Repravity: (n.)


A horrific event that happens over and over and over and over again.


Of all the words I’ve made, this is the one I’ve reposted the most. As such, this essay is the one I’ve rewritten, edited, scooched, amended and adapted the most as well. Says something, doesn’t it?

You reach a point when you realize that life, history, and even the world itself are a long, arduous, gorgeously told tale of utterly stupid and entirely avoidable tragedies.

And the hardest part of that lesson is to know that we never seem to learn from it.

Santayana said we would repeat history if we don’t learn from it. But watching George Floyd die teaches me that history teaches us nothing more than how to watch the same cheap and wicked things more quickly, with greater efficacy, and from a greater distance. We learn how to recycle the same abuses, faster.

This week, we all watched a white police officer kneel on George Floyd’s throat until he died. Think about that. You watched a police officer murder your neighbor. George Floyd was murdered. And we watched.

George Floyd is just one of thousands of black men murdered with no cause – none – by members of an institution that in one breath assures it’s here for our protection, while it threatens and even takes life. Demeans and humiliates while demanding respect. Acts flagrantly, without cause or control while demanding obedience.

I believe in law, and justice, and the need for control.

Which is why I do not believe in the police.

George Floyd’s life mattered. But even more than that, George Floyd’s life was his. It was not someone else’s to take away.

His life didn’t (shouldn’t. doesn’t.) require my nor anyone else’s insistence to demonstrate its worth. His value as a person was (should have been. is.) self-evident.

George Floyd mattered. Black lives matter.

That white people – hi, I’m a white person – cannot bring themselves to understand and say and value that statement matters too. It makes us accessories. It means we share the guilt.

Onometapoeia: (n.)


A word that’s spelled like how feels to say.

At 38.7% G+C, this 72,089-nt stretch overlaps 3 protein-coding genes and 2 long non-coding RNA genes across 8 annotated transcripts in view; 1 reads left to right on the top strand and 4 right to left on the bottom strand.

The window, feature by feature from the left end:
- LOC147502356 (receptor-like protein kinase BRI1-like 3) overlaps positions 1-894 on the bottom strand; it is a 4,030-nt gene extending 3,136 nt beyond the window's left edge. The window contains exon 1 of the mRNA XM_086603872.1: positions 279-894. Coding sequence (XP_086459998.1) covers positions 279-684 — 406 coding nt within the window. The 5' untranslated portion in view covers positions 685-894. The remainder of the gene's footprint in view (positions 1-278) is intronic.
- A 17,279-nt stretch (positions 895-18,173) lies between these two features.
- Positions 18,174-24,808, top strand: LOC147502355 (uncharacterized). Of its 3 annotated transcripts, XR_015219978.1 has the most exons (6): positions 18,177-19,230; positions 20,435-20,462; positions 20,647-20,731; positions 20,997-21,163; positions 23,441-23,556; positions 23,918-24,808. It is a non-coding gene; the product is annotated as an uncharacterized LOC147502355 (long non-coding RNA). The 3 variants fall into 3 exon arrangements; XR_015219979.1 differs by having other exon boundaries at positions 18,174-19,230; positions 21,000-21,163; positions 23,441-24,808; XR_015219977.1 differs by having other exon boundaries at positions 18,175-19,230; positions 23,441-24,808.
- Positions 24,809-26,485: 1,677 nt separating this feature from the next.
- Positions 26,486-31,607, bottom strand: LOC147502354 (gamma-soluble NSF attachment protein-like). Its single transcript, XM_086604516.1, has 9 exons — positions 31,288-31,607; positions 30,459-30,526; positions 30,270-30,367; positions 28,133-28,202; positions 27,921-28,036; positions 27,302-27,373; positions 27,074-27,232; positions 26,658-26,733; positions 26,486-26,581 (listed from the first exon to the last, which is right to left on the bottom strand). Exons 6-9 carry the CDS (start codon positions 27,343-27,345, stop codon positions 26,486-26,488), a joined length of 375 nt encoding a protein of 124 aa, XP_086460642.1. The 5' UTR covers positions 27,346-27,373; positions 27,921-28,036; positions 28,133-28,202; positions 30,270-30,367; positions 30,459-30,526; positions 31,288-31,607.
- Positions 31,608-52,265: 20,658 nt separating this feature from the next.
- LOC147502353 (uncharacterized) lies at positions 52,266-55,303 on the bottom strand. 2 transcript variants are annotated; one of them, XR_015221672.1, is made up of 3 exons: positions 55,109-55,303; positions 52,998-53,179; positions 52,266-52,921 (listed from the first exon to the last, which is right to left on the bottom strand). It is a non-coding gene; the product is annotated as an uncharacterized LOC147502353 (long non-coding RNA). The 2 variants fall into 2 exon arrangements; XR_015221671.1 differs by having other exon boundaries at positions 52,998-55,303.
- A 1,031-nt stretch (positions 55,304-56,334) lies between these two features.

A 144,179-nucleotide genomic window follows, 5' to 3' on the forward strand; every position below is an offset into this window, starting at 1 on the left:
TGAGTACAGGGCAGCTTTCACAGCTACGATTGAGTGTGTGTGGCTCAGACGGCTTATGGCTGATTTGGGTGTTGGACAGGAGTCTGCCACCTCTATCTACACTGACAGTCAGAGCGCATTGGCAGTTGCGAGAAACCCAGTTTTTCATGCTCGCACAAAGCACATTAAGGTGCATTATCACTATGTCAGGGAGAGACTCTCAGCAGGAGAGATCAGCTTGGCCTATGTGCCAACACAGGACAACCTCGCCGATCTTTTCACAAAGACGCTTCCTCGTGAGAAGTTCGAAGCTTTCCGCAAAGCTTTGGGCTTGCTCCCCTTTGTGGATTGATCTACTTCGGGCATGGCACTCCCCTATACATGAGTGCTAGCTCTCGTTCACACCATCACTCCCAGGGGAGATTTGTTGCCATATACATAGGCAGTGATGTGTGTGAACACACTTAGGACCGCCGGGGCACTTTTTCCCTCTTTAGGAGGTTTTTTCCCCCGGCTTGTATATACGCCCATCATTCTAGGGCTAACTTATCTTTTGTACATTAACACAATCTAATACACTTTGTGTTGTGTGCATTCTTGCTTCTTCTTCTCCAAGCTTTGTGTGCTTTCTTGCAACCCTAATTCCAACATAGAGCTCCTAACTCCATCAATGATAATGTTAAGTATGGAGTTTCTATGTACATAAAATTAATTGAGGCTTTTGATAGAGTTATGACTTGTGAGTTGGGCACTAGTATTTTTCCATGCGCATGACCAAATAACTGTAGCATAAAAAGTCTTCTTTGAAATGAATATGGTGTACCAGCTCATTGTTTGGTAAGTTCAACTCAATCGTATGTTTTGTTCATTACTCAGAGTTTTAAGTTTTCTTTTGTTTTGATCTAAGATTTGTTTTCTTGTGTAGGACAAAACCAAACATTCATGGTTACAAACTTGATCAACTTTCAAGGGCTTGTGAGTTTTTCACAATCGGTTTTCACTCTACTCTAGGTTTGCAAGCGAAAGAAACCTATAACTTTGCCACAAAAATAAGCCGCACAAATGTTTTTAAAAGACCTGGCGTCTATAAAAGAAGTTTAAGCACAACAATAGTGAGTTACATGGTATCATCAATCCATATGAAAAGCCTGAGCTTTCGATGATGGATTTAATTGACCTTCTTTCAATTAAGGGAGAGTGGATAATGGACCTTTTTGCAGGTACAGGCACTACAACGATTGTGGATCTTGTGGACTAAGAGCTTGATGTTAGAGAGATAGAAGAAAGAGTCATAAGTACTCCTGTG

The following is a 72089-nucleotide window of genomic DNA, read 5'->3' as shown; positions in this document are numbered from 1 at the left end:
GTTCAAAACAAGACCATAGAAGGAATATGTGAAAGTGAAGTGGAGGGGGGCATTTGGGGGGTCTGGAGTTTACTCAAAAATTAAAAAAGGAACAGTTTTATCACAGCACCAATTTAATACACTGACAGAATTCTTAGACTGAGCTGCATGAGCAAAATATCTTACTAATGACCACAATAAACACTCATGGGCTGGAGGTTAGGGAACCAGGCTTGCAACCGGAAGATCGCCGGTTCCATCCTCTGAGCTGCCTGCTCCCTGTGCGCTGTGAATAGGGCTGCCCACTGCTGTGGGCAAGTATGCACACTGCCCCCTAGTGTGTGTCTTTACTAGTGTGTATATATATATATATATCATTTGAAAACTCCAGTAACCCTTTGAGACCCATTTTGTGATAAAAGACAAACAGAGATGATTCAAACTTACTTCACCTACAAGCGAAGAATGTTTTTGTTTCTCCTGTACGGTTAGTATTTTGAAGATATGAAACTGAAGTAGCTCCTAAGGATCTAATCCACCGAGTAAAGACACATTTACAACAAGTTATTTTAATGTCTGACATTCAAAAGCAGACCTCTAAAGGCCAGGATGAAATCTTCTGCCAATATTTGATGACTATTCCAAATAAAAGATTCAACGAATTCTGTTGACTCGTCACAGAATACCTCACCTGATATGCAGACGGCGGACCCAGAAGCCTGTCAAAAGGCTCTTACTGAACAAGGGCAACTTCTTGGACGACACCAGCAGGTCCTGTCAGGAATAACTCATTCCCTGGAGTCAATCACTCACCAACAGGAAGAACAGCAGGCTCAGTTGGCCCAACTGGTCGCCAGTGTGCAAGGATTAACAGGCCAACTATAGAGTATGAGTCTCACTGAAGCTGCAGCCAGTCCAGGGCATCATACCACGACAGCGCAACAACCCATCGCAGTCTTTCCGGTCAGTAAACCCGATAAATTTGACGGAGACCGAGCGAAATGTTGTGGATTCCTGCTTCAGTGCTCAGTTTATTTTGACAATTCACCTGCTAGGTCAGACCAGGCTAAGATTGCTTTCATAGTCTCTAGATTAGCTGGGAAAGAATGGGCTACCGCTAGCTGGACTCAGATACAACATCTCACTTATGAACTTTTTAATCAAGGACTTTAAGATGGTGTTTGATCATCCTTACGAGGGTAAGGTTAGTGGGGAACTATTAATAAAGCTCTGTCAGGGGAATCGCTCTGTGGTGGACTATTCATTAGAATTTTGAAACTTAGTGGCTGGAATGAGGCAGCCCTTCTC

As every dorky seventh-grader knows, onomatopoeia is what we call it when a word’s spelling emulates its own sound.

Bump! Blam! Zlorp! (yes, zlorp…)

We think of them as play words, childlike and fun, connoted as they are so often with children’s literature, comics, and cartoons. Batman’s Biffs! and Thwacks! The cold snikt of Logan’s claws. The thwip of Spidey’s webs… Nightcrawler brimstone BAMFs

But onomatopoeia aren’t just fantasy sounds. They’re like us. They’re dull. They hide all around, studding our drudge as we slap our blaring alarms in the morning and honk or our horns in traffic. We click our mice and tap our keyboards. We Scratch our scalps. Rattle the ice in our empty cold brew as we flip through magazines and crunch on our salads (as opposed to that dripping, sizzling burger your buddy got).

Everywhere smartphones ring and emails woosh and elevators chime as we shuffle and gabble and prattle and chatter and whisper and hollar and whine through the beeping and splashing and crashing and roaring and plinking and belching and zipping and zooming and tearing and hissing and hooting and blaring, tintinnabulatory world.

Gary Oldman GIF - Find & Share on GIPHY

But there’s something else I’ve noticed: A species of word so seemingly similar to onomatopoeia, it’s often overlooked. These are words that aren’t merely spelled to emulate their sound – rather, the work it takes to sound them emulates what mean.

Not onomatopoeia… but onometapoeia.

Ever notice how smooth the word smooth is? Say it out loud to yourself. Smooooooooth. No bumps. No wrinkles. Not one ruckled phoneme. Smooth is pure smoothness from tip to tail. It slips effortlessly from the mouth like a hand over a bedsheet.

And slip!

Think of the journey a slip takes. How it slides on the slick s, then lifts off the palate on the l, hovers aloft for the breath of the i, before collapsing finally on the cold, terminal p. Every slip slips from the lips.

Say it to yourself. Do it now. I dare ya. Slip.

bahijjaroudi animation loop cartoon life GIF
Behold a guttingly existential animation – a testament to that brute of fruits: the banana.

Spot one, and you’ll start to see onometapoeiae everywhere

How lazy lazys feel luxuriating across a sentence, stretching out like housecats. How looms loom long and dark, and boats bob on the buoyancy of their vowels, hulled by consonants. Every fling is flung from your teeth and tongue. Even tongue. It fills the mouth to say its name.

These words are little stories of themselves. Sleeks dive like falcons. Swamps feel like boots stuck in mud. Yonder echoes. Lather foams. Wrench and pry take oomph and muscle. Your ear might hear a bell ring. But you can feel in your mind the wring of a washcloth.

Slink. Velvet. Snuggle. Swivel. Frond. Crouch. Shine… They’re endless.

Even nipple is a story of itself. A sprightly bump, it juts and puckers, calling unanticipated attention to itself. Have you ever heard someone say nipple in casual conversation? It’s so… nippleish… innocent and dirty at once.